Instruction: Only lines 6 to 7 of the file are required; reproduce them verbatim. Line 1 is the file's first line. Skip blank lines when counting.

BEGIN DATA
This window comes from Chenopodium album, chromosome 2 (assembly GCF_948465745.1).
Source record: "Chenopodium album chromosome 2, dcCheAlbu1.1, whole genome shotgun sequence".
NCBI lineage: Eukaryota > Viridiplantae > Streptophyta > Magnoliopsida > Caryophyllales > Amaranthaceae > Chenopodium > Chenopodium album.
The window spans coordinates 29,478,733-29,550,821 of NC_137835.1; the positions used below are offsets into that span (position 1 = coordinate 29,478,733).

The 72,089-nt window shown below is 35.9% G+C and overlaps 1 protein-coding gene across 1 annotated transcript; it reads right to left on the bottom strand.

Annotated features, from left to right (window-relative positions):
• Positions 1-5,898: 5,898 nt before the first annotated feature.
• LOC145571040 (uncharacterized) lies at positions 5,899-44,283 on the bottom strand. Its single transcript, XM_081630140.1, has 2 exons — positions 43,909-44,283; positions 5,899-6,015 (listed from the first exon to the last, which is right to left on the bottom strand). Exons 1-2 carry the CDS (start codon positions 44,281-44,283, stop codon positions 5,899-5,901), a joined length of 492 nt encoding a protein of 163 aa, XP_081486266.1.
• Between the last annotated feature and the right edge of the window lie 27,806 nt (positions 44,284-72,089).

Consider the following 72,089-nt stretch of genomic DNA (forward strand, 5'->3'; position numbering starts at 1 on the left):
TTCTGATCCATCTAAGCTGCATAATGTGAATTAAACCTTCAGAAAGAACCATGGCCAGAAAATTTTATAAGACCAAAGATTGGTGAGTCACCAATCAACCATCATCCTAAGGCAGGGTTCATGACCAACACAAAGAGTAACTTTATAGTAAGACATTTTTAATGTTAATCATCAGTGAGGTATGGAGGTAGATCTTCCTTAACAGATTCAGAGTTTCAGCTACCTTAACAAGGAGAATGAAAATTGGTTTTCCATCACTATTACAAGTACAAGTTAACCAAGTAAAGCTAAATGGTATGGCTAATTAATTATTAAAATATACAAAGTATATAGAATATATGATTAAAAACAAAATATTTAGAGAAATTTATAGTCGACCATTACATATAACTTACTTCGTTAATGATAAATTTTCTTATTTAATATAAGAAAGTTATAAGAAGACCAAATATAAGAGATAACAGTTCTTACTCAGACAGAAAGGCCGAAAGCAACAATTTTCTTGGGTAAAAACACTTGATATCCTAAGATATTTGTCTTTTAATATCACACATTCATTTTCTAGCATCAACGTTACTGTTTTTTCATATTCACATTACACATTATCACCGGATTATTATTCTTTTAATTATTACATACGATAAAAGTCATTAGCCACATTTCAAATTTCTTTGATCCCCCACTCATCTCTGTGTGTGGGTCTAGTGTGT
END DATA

Annotated features, from left to right (window-relative positions):
• Positions 1-5,898: 5,898 nt before the first annotated feature.